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The Iraq Report

From "New Way Forward" to New Commander.

11:00 PM, Feb 28, 2007 • By KIMBERLY KAGAN
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Insurgencies and counterinsurgencies are complex. But they are also comprehensible. The fragments of information available in open sources form a cogent, overall pattern that policymakers and other informed observers can understand, just as they can understand any military operation.

General Casey's Mission Statement and Intent


General George Casey remained in command of Multi-National Force-Iraq (MNF-I) until February 10. As the top-ranking general in Iraq, General Casey set the mission for coalition forces in Iraq in January and early February: "Since the inauguration of the Iraqi government, MNF-I forces remain in Iraq at the behest of its leaders. Coalition forces are committed to supplementing Iraqi Security Forces in ongoing operations--and striking at al Qaeda in Iraq in particular--but increasingly are focused on helping build and train the ISF with the eventual goal of leaving Iraq able to secure its streets, its borders and its citizenry without Coalition help."

Concept of Operations / Operational Design


The pattern of operations in January and early February supported this mission. In early January and February, American, Coalition, and Iraqi forces throughout Iraq engaged in coordinated raids and strikes in order to disrupt terrorist, insurgent, and militia networks. They killed or captured terrorists, destroyed enemy safe-havens, and oversaw controlled detonations of weapons caches. U.S. troops supplemented Iraqi Security Forces which requested assistance. They also trained Iraqi forces.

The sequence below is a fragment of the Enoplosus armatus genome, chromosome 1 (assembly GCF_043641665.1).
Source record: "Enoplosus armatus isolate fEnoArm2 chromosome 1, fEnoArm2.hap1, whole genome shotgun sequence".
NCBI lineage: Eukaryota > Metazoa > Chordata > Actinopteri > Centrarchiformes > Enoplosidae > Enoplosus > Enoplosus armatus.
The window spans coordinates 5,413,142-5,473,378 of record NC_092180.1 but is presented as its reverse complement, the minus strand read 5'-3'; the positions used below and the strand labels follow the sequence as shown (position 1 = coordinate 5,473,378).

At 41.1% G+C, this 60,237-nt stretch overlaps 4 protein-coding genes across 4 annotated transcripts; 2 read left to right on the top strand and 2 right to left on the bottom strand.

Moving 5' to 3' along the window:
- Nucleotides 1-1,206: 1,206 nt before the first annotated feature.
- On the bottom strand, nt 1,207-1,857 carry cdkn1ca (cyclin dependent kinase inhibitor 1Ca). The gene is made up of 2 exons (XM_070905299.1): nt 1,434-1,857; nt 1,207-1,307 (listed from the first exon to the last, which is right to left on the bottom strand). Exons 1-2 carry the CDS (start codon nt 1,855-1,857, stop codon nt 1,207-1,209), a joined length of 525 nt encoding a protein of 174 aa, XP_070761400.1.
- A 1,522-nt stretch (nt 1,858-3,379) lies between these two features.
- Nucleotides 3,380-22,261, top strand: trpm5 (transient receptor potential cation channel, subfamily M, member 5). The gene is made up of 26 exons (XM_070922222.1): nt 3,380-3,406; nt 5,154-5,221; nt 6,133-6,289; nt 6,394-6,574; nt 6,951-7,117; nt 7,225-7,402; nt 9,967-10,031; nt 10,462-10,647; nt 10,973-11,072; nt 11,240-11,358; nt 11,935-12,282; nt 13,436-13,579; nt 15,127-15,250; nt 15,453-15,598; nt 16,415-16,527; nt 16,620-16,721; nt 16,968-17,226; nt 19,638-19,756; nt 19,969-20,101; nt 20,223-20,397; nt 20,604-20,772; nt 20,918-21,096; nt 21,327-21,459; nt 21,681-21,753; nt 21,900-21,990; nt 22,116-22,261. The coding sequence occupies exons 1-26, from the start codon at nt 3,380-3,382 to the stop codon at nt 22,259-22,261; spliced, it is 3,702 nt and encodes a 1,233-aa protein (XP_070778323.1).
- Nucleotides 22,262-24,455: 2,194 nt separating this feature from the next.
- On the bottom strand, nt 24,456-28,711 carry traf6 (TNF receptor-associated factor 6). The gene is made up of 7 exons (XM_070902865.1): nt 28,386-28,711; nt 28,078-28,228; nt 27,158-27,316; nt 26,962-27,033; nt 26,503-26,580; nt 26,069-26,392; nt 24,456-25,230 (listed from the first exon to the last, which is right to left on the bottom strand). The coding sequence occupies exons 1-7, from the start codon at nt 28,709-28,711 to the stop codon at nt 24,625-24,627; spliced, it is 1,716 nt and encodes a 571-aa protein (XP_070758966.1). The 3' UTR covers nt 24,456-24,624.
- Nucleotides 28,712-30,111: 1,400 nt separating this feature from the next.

American forces were particularly active during this period within Baghdad and in the belt of cities and towns that surrounds the capital (from Falluja south and east to Mahmudiyah, Iskandariyah, Salman Pak, north to Balad Ruz and Baqubah, west to Tikrit and Balad and thence back to Falluja). Most of these towns are within one or two hours' drive of Baghdad--easy commuting distance for businessmen and insurgents. Operations in Baghdad focused on clearing out significant insurgent strongholds and attempting to turn cleared areas over to Iraqi forces. Operations around Baghdad focused on disrupting insurgent networks that had established bases and built up weapons caches in towns and villages all around the capital. These networks move weapons and fighters along various routes from these bases to attack targets in Baghdad, Falluja, Baqubah, and elsewhere. Coalition operations focused on disrupting these networks by clearing out these bases. In some cases, U.S. forces remained behind after the clearing operations to keep the insurgents out. Most, but not all, of these operations were part of a larger effort to create the preconditions for the success of the Baghdad Security Plan, but they were not part of that plan, which was not yet operative during the period covered by this report. This period also saw operations in Anbar Province, in the north (Ninewah and Salah-ad-Din provinces), and to the south. These operations will be considered in subsequent reports.

Operations Outside of Baghdad: Disrupting Terrorist Networks


U.S. forces use their intelligence assets to identify insurgents and IEDs directly targeted at coalition forces, but they also use intelligence to develop an image of how the insurgent group functions. They then identify particular "nodes" in the network that seem to enable a disproportionate number of other insurgents to function: leaders, weapons caches, safe havens, or assembly points. Units leave their base for one or several days, cordon and search an area, or otherwise take control of a location in order to seize people or information. Alternatively, they destroy important, identified enemy sites. They then return to their base. In subsequent operations, they may exploit the intelligence that they collect.

Many of the military operations in Iraq in January followed this pattern. MNF-I Press releases describe such activities weekly in various neighborhoods and suburbs of Baghdad. Beyond the capital, such targeted raids occurred in Tarmiya (series of raids, January 6-8); Risalah (January 14); Balad (January 12); al-Haswah (January 13); near Samarra (week of January 13); Jazeera (outside Ramadi, January 17); Falluja, Tikrit, North Karmah and the vicinity of eastern Balad (January 21, apparently coordinated).